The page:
May 13, 2011
Existing Drug Treatment Reduces Pain In Young Sickle Cell Anemia Patients
A cancer drug already used to treat adults and school-age children with sickle cell anemia is safe and significantly reduces pain and other complications of the disease in children as young as 9 months, according to a national study involving a UT Southwestern Medical Center researcher.
Pediatric researchers at UT Southwestern and 13 other academic medical centers say hydroxyurea should be offered to all young children with sickle cell anemia, regardless of disease severity and clinical symptoms. The findings of the Pediatric Hydroxyurea in Sickle Cell Anemia, or BABY HUG, trial appear online and in the May 14 edition of the Lancet.
The findings, Dr. Rogers said, likely will change how all medical professionals treat very young children with sickle cell anemia.
"This medication reduces painful events, the major crisis patients fear about sickle cell disease, as well as the problems doctors fear, which include chest syndrome "“ a unique complication of pulmonary infarction and infection that only occurs in sickle cell disease "“ hospitalization and transfusions," she said. "The study also showed a trend of reducing organ damage in the spleen, but the study sample was too small to prove protection."
Sickle cell anemia is an inherited genetic blood disorder in which the bone marrow produces mutant, inflexible, sickle-shaped red blood cells. These cells may aggregate and block small blood vessels within the body, causing pain, organ damage, stroke and premature death. Approximately 100,000 Americans suffer from the disease.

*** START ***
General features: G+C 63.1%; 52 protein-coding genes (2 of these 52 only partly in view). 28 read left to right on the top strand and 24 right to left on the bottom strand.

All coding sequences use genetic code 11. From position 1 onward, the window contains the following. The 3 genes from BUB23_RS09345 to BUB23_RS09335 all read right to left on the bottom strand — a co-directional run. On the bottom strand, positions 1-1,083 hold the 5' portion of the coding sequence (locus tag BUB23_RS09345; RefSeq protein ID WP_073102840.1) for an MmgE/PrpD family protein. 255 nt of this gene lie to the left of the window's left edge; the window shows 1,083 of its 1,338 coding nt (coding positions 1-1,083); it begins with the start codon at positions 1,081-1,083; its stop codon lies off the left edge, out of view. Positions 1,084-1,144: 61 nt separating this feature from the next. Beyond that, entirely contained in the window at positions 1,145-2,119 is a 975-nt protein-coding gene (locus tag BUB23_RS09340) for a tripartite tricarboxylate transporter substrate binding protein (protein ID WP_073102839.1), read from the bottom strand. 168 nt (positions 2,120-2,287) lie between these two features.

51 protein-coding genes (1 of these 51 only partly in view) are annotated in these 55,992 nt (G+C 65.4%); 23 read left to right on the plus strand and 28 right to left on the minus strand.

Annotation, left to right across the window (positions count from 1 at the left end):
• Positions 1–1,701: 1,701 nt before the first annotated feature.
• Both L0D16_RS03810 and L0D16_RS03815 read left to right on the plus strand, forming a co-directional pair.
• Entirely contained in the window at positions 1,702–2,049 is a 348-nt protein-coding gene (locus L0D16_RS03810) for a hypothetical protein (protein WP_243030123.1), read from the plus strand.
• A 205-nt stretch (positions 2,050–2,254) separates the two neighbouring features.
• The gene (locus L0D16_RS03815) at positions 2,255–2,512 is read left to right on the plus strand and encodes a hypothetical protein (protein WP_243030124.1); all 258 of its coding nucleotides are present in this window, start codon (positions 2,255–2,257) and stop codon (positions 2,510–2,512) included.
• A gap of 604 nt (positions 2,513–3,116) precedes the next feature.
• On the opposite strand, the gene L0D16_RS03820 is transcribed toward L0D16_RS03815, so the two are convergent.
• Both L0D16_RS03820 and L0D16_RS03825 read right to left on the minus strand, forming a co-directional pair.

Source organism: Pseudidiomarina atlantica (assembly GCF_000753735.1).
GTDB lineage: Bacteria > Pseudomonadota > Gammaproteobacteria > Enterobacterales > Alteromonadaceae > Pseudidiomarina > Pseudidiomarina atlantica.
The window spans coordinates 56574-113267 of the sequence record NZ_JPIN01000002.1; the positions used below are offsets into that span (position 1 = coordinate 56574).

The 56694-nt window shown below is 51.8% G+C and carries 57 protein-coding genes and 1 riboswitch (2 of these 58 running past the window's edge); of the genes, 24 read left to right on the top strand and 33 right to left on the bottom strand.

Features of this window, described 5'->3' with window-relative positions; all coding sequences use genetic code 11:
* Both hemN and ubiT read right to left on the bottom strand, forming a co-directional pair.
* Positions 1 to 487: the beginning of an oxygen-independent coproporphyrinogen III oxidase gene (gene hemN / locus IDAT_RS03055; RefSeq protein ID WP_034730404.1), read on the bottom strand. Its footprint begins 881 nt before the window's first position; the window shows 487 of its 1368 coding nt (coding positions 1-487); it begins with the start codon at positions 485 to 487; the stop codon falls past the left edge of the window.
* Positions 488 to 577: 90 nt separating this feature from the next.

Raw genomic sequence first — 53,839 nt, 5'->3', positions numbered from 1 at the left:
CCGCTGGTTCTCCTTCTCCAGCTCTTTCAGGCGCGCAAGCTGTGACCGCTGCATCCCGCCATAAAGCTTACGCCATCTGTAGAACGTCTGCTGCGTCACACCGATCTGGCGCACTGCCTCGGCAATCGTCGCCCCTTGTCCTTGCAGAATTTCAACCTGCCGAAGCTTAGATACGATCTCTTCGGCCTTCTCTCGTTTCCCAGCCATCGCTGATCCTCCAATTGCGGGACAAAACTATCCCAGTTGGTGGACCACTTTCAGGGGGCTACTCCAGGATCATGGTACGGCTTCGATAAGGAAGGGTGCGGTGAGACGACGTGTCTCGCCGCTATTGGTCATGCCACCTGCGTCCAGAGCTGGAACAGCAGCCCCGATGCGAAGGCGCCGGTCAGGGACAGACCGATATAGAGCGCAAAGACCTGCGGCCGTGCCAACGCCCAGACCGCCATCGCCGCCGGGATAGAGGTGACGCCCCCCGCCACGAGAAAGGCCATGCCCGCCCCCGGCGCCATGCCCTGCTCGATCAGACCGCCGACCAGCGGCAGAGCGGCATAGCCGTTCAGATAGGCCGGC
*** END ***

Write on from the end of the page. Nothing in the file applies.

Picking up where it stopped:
Babies born with sickle cell disease are protected for about six months by fetal hemoglobin. As fetal hemoglobin levels drop, however, the disease starts its damaging effects. Although hydroxyurea is effective at raising fetal hemoglobin and thus reducing painful events and other crises in adults and older children, researchers were uncertain until now whether the drug could also help babies.
In BABY HUG, researchers wanted to determine whether hydroxyurea therapy would prevent early organ damage in very young children with sickle cell anemia.
From October 2003 to September 2007, researchers enrolled 193 children between the ages of 9 and 19 months and randomly assigned each to receive hydroxyurea or the placebo for two years. A total of 167 (including 12 at Children's) completed the trial "“ the first randomized double-blind trial to examine the drug's effect in very young children with sickle cell anemia.
"We found a decrease in chest syndrome and hospitalization among trial participants who received hydroxyurea," said Dr. Rogers, adding that the findings represent the culmination of 15 years of work at UT Southwestern and Children's. "We used to offer hydroxyurea as secondary prevention, but with these findings, it could become the primary preventive measure."
She stressed that the drug is only effective as a preventive measure. "This is not a therapy when a crisis occurs," Dr. Rogers said. "Patients may still experience painful crises, but the events are much less frequent and severe."
The next step, Dr. Rogers said, is to make available a standardized liquid form of the drug. The results of BABY HUG may be used to support a Food and Drug Administration application of such a new preparation.
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